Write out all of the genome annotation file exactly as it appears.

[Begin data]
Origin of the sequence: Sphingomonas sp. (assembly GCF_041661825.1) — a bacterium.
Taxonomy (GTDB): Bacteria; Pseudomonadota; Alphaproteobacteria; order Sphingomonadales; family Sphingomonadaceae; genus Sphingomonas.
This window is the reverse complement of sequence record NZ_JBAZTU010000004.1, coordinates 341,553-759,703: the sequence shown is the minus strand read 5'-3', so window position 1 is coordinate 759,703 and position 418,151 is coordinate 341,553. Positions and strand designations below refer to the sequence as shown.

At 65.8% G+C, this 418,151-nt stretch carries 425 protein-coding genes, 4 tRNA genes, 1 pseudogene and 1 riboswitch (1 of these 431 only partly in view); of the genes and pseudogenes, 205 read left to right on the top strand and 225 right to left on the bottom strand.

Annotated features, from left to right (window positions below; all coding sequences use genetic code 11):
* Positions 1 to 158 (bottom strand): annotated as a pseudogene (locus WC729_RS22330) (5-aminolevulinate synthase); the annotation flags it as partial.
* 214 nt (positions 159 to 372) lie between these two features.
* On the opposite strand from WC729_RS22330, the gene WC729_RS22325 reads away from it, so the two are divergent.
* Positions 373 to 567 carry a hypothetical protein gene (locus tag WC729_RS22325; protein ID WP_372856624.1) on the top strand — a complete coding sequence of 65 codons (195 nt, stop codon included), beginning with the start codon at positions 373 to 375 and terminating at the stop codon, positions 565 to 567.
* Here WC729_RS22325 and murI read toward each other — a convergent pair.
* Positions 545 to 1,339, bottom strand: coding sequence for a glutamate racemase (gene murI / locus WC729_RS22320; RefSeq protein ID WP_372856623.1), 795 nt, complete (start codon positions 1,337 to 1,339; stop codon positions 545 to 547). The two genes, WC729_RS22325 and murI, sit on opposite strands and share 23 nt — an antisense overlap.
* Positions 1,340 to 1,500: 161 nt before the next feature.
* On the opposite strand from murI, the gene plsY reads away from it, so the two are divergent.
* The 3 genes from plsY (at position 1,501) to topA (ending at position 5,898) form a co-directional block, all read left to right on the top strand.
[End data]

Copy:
Origin of the sequence: Sphingomonas sp. (assembly GCF_041661825.1) — a bacterium.
Taxonomy (GTDB): Bacteria; Pseudomonadota; Alphaproteobacteria; order Sphingomonadales; family Sphingomonadaceae; genus Sphingomonas.
This window is the reverse complement of sequence record NZ_JBAZTU010000004.1, coordinates 341,553-759,703: the sequence shown is the minus strand read 5'-3', so window position 1 is coordinate 759,703 and position 418,151 is coordinate 341,553. Positions and strand designations below refer to the sequence as shown.

At 65.8% G+C, this 418,151-nt stretch carries 425 protein-coding genes, 4 tRNA genes, 1 pseudogene and 1 riboswitch (1 of these 431 only partly in view); of the genes and pseudogenes, 205 read left to right on the top strand and 225 right to left on the bottom strand.

Annotated features, from left to right (window positions below; all coding sequences use genetic code 11):
* Positions 1 to 158 (bottom strand): annotated as a pseudogene (locus WC729_RS22330) (5-aminolevulinate synthase); the annotation flags it as partial.
* 214 nt (positions 159 to 372) lie between these two features.
* On the opposite strand from WC729_RS22330, the gene WC729_RS22325 reads away from it, so the two are divergent.
* Positions 373 to 567 carry a hypothetical protein gene (locus tag WC729_RS22325; protein ID WP_372856624.1) on the top strand — a complete coding sequence of 65 codons (195 nt, stop codon included), beginning with the start codon at positions 373 to 375 and terminating at the stop codon, positions 565 to 567.
* Here WC729_RS22325 and murI read toward each other — a convergent pair.
* Positions 545 to 1,339, bottom strand: coding sequence for a glutamate racemase (gene murI / locus WC729_RS22320; RefSeq protein ID WP_372856623.1), 795 nt, complete (start codon positions 1,337 to 1,339; stop codon positions 545 to 547). The two genes, WC729_RS22325 and murI, sit on opposite strands and share 23 nt — an antisense overlap.
* Positions 1,340 to 1,500: 161 nt before the next feature.
* On the opposite strand from murI, the gene plsY reads away from it, so the two are divergent.
* The 3 genes from plsY (at position 1,501) to topA (ending at position 5,898) form a co-directional block, all read left to right on the top strand.